In the third story is the Pythian lodge room 50×60 feet and most excellently ventilated and planned for the purposes for which it is intended. The ceiling of the room is 18 feet high, exposing to view and advantage the truss timbers supporting the roof. The remaining half of the third story floor is subdivided into rooms, 10 in number, which have been leased to and will be used by the Barret house in connection with the hotel. They are the most desirable rooms to be had and are elegantly equipped in every way for the comfortable entartainment of the guests of the hotel. The Pythian building and the Barret house will be connected by an arcade or bridge giving free, easy, convenient and safe access.

The theatre is in the rear of the Pythian building proper, on the ground floor and is reached by a magnificent tiled floor hallway from the front, leading directly into the theatre without mounting a single step. As regards fire protection it is perhaps the safest building of like character to be found in the country at large. It is as near perfect in this most important particular as a house can be made. The threatre is 76×125 feet, with a 35-foot drop curtain. There is but one larger stage in the state – the Auditorum at Louisville – and no stage combines more of the necessary advantages. It is capacitated by its dimensions and convenient accessories to accommodate the largest aggregations on the road. All of the stage property, including scenes, curtains, etc., has been selected with an eye to rapid and convenient handling with little trouble and consists of the very latest and most to be desired appurtenances to be found in any of the metropolitan cities. The old-fashioned sliding scenes are superseded by the hoist. The entire stage equipment is perfect.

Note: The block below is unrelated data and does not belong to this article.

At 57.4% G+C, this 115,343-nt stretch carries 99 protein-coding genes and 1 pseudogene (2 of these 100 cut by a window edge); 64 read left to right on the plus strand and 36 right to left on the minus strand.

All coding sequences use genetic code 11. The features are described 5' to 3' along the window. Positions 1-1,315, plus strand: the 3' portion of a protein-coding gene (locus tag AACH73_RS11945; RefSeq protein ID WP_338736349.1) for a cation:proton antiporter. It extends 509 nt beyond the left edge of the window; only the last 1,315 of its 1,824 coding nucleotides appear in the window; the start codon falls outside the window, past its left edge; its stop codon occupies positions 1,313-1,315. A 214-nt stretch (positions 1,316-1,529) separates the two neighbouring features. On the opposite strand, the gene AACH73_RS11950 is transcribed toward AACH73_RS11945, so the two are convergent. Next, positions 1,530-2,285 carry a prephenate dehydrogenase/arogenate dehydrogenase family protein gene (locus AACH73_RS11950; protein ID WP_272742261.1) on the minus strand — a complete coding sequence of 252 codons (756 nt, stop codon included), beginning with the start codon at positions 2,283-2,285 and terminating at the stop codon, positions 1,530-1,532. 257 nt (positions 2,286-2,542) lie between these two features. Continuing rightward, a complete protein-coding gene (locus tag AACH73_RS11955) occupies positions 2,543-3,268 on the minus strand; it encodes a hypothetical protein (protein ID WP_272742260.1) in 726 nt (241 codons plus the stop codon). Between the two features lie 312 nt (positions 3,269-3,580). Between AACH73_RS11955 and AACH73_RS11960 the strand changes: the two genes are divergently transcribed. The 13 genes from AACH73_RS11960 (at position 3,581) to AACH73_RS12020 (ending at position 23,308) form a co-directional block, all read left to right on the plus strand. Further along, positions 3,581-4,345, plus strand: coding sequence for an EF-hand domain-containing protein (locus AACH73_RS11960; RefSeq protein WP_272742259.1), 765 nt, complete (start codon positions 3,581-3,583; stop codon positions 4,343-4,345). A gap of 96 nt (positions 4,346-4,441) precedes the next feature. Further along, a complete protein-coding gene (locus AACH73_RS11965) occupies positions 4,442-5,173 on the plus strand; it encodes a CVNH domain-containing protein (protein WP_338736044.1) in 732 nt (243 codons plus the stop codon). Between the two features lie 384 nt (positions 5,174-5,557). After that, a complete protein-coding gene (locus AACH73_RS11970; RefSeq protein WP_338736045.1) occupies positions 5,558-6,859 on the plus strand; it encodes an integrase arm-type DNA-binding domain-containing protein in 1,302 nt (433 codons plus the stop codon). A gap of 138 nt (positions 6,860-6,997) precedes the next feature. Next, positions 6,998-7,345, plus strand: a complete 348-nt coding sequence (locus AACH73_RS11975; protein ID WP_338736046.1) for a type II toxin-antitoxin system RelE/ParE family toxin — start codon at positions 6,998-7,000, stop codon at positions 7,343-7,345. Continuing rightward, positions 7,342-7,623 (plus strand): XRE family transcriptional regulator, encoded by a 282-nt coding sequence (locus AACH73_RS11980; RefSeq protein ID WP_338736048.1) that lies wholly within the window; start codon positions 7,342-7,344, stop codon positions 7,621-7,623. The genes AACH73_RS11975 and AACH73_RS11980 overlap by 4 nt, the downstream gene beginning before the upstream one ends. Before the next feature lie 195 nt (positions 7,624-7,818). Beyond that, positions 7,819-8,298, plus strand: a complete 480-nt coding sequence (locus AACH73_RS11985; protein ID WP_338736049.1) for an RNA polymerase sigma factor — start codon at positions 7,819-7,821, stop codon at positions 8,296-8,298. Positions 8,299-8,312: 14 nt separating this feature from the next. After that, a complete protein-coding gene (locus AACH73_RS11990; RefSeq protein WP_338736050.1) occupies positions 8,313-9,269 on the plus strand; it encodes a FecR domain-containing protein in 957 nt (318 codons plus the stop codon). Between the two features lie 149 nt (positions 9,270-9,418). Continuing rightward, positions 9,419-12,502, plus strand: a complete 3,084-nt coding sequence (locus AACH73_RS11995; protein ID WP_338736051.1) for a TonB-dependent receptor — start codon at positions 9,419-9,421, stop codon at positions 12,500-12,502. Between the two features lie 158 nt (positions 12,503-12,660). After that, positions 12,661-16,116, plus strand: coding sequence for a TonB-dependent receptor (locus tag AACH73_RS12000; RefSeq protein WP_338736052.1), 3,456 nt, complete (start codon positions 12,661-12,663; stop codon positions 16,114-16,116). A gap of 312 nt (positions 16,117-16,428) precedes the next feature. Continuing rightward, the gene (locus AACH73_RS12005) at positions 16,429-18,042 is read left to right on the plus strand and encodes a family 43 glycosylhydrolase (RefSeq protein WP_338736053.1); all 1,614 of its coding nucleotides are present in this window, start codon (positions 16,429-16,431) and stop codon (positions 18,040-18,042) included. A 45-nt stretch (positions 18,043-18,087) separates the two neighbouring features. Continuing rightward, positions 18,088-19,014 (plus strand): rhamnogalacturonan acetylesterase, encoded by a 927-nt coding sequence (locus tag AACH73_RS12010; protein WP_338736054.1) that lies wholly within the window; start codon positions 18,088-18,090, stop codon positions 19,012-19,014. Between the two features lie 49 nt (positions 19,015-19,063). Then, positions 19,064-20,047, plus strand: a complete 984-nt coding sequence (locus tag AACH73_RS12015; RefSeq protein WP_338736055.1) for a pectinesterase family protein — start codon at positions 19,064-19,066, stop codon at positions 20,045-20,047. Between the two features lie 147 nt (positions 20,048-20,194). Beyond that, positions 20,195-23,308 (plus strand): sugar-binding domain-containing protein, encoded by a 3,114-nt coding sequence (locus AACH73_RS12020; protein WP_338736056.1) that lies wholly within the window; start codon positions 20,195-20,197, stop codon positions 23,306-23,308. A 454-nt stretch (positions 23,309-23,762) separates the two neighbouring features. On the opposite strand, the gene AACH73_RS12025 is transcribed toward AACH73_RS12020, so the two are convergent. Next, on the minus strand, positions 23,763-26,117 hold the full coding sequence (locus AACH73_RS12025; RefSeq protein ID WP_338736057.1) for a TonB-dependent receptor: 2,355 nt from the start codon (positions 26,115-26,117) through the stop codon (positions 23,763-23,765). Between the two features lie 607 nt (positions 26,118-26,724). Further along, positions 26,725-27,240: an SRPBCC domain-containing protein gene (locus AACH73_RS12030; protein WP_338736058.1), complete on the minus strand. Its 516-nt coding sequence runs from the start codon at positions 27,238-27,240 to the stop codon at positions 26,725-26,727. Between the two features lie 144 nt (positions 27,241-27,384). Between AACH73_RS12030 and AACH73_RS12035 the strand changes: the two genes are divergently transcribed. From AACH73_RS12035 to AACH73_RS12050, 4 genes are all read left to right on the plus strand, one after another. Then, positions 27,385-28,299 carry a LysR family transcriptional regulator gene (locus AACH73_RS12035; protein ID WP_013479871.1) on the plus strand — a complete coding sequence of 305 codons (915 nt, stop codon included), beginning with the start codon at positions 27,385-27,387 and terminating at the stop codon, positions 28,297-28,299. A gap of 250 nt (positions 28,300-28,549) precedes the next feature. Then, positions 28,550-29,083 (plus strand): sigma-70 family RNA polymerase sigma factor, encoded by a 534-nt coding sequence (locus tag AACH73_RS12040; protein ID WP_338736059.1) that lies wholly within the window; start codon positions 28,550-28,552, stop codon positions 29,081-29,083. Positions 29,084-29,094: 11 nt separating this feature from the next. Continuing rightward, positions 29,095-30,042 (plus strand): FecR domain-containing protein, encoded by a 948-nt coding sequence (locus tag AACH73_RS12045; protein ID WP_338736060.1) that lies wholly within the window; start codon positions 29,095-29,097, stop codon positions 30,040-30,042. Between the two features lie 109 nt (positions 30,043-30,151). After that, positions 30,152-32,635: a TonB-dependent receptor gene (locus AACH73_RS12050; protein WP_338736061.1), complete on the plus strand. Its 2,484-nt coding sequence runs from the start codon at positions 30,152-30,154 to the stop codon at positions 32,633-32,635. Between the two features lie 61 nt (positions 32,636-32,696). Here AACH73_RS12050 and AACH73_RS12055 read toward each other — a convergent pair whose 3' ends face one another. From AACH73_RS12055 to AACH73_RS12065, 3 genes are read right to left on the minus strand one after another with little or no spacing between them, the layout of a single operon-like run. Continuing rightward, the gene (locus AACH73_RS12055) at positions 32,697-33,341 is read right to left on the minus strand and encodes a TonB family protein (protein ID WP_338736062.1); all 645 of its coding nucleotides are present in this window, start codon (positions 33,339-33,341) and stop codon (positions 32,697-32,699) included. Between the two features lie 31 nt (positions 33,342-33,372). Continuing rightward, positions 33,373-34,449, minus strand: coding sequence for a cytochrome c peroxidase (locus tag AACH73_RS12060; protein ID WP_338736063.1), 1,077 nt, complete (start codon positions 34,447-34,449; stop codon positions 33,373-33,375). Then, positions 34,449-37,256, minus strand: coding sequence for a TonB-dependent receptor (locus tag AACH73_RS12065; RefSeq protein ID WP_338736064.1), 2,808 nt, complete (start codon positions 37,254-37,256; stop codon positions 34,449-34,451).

The parquette of the theatre has 288 excellently upholstered chairs, affording the most luxurious comfort to the occupants.
The dress circle contains 227 chairs somewhat similar, while the balcony has 280 and the gallery, 284 chairs of elegant and comfortable design. The number of chairs now placed aggregate the round number of 1,088.
On each side of the stage and having entries from the first and second, or the parquette and balcony floors, are four superlatively handsome private boxes, capable of accommodating comfortably 48 persons, or six to the box. This, added to the number of chair provided, makes the present seating capacity even 1,100. The eight boxes spoken of are very handsome in their exterior finish. The decorations are the work of a master artist and will compare favorably with those of the finer playhouses.
They are delightfully situated and will afford the occupants every comfort and possible advantage for enjoying an evening’s entertainment. By the arrangement of the theater the seating capacity, if need be, can be increased to 1,353. All that is required is the extra number of chairs.
The furniture in the building is the finest made, no expense being denied in the selection and purchase of it. The carpets and draperies are the finest to be desired, and comprise the most beautiful patterns. The carpets are equal in every respect to those to be found in the most expensively supplied private residences to be found in the city. The directors have purchased nothing but the very best to be had and the items of carpets, chairs, draperies, etc., cost a very large sum of money. Certainly there is no building to be found in Kentucky, combining the features of the Park theatre, that approaches it in any particular. It is this feature that commends the enterprise the thoughtful persons.